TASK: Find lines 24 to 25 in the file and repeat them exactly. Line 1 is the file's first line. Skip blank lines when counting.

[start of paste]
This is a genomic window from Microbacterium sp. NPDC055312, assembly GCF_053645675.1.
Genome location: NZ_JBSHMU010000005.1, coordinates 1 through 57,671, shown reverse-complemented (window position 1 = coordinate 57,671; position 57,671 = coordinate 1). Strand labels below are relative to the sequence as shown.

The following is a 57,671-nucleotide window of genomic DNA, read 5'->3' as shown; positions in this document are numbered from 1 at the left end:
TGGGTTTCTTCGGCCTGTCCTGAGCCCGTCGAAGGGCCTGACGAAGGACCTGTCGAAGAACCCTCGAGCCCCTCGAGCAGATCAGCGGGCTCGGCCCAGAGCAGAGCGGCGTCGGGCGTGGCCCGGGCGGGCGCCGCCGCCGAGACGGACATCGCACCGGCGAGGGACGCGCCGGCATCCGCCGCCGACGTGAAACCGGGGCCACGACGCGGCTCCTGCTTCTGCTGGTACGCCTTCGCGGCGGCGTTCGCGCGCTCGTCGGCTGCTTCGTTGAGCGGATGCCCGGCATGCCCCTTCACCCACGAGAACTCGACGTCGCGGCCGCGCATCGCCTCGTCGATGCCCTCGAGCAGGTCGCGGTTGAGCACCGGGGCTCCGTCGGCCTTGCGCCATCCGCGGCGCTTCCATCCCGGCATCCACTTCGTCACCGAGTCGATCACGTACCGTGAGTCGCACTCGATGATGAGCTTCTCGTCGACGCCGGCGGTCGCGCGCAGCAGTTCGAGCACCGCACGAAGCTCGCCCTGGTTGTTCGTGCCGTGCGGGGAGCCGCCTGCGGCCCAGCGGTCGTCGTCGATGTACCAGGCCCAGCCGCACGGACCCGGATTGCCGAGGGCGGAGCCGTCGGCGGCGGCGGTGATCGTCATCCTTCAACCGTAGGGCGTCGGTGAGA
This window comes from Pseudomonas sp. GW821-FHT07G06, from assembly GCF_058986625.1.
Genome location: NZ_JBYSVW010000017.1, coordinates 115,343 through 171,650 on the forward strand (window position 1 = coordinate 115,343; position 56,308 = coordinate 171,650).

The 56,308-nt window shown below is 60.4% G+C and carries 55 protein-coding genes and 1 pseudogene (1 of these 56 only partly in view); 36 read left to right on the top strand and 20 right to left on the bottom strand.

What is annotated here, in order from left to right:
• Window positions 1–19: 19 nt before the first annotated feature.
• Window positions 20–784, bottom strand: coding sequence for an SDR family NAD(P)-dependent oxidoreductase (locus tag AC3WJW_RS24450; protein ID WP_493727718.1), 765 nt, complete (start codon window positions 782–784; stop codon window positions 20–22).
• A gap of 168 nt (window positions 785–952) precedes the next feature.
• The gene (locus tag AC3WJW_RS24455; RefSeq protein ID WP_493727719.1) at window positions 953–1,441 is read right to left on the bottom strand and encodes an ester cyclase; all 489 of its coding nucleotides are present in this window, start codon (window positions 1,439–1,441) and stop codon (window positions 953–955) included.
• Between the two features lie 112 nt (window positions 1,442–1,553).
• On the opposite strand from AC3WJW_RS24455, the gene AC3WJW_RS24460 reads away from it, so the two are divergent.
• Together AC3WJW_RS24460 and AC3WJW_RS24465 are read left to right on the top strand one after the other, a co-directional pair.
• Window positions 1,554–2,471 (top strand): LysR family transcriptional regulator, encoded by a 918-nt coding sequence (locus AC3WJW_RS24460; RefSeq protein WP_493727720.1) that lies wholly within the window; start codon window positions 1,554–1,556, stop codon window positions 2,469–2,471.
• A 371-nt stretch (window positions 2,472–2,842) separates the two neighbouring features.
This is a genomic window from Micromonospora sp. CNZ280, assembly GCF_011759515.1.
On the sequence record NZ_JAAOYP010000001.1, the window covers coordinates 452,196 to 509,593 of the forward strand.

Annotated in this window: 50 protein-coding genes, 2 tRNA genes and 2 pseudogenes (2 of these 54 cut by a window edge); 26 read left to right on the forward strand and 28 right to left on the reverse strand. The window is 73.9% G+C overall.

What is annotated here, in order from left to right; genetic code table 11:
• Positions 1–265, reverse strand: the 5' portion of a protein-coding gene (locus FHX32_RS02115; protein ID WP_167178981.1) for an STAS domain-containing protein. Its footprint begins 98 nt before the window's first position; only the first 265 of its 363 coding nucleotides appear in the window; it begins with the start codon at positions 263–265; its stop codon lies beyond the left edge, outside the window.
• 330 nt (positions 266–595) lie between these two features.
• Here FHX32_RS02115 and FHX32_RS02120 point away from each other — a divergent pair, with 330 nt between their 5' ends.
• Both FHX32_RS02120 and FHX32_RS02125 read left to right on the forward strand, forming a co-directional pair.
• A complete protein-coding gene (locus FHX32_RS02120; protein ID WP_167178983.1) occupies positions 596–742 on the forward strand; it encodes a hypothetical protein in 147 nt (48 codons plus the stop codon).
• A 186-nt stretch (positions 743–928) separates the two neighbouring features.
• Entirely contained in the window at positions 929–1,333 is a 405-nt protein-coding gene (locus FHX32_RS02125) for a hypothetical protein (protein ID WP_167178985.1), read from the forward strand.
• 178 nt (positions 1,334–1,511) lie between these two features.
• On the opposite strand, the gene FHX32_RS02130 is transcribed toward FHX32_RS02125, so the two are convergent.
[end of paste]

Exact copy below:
• Here FHX32_RS02115 and FHX32_RS02120 point away from each other — a divergent pair, with 330 nt between their 5' ends.
• Both FHX32_RS02120 and FHX32_RS02125 read left to right on the forward strand, forming a co-directional pair.